From what I've read of Matthew Shepard's murder I think you'd be hard pressed to say his sexual orientation didn't play some role. I don't think robbers would bother torturing their victim unless they wanted to punish them for something or they were complete sociopaths.
posted by Green With You at 3:07 PM on October 12, 2009


I'm going to the performance in Laramie tonight, where I live, and frankly I'm a bit frightened at the prospect of what some of the people who live here might say, especially since it's being shown or performed all over the world.

Laramie, like pretty much every small town, has its share of ignorant people. My fear is that people will take these attitudes and prejudices as emblematic of the whole community, which, believe me, would be far from the truth.

Anyway, it's going to be interesting to be at "ground zero" for such an important event and remembrance.
posted by elder18 at 3:07 PM on October 12, 2009 [2 favorites]


Meanwhile, some people continue to deny Shepard was killed because he was gay.

Aaron McKinney was interviewed for the Laramie Project Epilogue.
"According to the detailed notes taken by [actor/writer Dan] Pierotti and condensed into the new script, McKinney says he had been drawn to crime ever since childhood, feels sympathy for Shepard's parents and expresses regret that he let his own father down. 'As far as Matt is concerned, I don't have any remorse,' McKinney is quoted as saying in the script, which was provided to The Associated Press by the production company. McKinney, according to the script, reiterates his claim that the 1998 killing in Laramie, Wyo., started out as a robbery, but makes clear that his antipathy toward gays played a role. 'The night I did it, I did have hatred for homosexuals,' McKinney is quoted as saying. He goes on, according to the script, to say that he still dislikes gays and that his perceptions about Shepard's sex life bolstered his belief that the killing was justified. McKinney and his accomplice, Russell Henderson, targeted Shepard at a bar in Laramie in part because they assumed he was gay, according to the script. 'Well, he was overly friendly. And he was obviously gay,' McKinney is quoted as saying. 'That played a part ... his weakness. His frailty. And he was dressed nice. Looked like he had money.'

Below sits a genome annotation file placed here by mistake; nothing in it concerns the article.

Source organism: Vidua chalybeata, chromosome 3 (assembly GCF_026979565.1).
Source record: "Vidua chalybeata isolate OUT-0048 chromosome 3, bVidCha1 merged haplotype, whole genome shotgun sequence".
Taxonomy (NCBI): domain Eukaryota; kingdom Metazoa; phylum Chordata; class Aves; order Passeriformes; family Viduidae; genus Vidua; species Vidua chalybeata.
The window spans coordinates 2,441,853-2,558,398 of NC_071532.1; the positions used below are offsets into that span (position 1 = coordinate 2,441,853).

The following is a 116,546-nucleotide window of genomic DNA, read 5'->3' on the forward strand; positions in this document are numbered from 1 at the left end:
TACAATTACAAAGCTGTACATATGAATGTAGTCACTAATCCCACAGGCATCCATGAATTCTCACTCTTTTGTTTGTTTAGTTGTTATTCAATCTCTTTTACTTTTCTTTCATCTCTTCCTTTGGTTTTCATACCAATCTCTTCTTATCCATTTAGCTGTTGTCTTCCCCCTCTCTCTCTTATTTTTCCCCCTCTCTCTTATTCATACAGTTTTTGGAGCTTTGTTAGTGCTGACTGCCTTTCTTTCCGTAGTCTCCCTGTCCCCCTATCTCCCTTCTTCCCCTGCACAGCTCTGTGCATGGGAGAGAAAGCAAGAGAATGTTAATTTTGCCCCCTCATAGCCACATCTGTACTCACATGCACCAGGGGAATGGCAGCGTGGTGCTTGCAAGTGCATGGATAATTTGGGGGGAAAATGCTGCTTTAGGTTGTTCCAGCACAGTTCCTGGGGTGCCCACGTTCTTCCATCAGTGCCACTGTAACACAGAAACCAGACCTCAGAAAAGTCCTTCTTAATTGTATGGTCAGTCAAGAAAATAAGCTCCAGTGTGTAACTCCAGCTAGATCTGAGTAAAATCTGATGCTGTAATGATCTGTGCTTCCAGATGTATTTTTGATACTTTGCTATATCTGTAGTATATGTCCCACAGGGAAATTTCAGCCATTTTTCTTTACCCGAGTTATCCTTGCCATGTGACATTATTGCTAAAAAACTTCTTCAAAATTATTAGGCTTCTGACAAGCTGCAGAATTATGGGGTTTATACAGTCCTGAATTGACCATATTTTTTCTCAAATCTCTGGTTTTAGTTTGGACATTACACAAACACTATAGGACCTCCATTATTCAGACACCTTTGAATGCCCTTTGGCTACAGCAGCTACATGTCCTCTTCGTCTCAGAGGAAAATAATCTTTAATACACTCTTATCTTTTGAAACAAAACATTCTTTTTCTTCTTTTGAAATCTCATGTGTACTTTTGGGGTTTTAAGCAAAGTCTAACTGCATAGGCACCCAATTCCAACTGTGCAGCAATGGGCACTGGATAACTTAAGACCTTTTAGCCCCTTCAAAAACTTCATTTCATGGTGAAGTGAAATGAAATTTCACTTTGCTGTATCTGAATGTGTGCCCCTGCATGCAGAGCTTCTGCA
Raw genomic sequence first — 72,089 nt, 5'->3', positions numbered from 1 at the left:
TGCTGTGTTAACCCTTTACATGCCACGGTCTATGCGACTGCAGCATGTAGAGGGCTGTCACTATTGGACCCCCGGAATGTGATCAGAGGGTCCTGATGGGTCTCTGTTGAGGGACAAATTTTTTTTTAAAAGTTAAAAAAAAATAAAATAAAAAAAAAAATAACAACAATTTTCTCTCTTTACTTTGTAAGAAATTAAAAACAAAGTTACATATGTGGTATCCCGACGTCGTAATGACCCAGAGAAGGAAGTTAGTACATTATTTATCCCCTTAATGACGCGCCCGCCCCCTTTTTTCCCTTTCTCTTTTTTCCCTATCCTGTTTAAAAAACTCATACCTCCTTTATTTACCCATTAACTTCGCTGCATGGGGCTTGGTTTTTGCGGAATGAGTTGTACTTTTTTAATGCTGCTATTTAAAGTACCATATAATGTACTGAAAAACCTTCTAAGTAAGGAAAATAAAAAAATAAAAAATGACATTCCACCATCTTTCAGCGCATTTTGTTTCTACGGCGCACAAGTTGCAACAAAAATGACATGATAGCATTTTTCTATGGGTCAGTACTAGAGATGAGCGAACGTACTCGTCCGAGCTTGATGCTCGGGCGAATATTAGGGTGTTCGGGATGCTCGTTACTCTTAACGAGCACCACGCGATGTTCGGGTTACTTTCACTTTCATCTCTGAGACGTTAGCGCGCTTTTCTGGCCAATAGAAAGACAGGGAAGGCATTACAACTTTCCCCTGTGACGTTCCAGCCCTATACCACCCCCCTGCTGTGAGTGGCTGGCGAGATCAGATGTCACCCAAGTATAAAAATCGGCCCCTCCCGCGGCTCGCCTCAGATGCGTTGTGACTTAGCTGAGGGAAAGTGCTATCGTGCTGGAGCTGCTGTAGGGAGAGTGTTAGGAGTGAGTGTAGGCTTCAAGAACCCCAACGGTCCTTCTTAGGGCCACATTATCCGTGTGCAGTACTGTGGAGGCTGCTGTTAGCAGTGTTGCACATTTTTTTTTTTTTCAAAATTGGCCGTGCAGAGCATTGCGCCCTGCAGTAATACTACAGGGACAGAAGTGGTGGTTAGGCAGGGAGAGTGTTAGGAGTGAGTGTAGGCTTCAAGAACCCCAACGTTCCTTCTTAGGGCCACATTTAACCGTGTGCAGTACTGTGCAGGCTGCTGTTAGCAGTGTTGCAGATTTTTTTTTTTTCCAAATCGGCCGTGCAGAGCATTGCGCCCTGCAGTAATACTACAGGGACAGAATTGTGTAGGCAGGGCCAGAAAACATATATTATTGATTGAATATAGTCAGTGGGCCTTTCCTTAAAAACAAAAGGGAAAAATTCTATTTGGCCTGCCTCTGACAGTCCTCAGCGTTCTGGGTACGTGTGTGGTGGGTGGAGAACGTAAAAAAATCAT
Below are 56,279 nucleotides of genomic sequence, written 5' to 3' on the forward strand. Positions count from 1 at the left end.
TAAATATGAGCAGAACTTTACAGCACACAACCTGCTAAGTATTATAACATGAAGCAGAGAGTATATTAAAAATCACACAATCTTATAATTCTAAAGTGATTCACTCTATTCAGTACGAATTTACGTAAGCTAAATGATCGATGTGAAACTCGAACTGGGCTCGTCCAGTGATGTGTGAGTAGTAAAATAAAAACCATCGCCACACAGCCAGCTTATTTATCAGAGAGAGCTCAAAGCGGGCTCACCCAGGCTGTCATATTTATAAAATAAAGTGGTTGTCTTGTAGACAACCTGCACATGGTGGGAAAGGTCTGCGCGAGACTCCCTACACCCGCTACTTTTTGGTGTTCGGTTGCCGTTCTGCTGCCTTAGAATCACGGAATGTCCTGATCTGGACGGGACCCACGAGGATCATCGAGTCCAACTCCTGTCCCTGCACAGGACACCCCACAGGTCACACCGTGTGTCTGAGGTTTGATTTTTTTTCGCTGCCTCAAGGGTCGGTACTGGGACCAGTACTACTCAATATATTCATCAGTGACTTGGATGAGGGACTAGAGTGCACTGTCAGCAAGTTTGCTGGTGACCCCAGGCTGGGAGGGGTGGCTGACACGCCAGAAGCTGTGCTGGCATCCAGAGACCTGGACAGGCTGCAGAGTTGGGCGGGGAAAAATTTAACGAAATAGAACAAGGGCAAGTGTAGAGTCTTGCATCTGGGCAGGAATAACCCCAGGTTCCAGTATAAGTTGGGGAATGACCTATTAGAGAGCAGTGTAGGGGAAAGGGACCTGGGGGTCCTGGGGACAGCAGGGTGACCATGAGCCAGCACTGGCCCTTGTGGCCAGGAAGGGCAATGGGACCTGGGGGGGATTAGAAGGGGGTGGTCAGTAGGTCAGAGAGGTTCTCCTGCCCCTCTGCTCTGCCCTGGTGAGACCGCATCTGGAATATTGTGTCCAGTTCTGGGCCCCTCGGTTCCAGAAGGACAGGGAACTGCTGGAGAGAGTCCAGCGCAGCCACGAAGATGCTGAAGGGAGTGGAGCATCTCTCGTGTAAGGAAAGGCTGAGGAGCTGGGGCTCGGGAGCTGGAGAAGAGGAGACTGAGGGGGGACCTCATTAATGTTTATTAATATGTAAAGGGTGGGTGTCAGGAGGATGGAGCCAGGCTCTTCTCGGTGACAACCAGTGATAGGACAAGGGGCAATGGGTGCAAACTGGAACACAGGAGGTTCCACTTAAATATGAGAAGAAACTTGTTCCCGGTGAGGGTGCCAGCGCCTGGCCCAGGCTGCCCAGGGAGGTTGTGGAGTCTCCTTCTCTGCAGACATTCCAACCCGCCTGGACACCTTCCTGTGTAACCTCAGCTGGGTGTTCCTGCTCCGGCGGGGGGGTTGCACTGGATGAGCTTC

Of Judy Shepard's ongoing work against hate crimes, McKinney says: '...she never shuts up about it, and it's been like 10 years.'

Pierotti says he wanted to address whether or not the murder was a hate crime, a question raised by a sensationalist 20/20 segment by Elizabeth Vargas in 2004 claiming the murder was motivated by drugs."*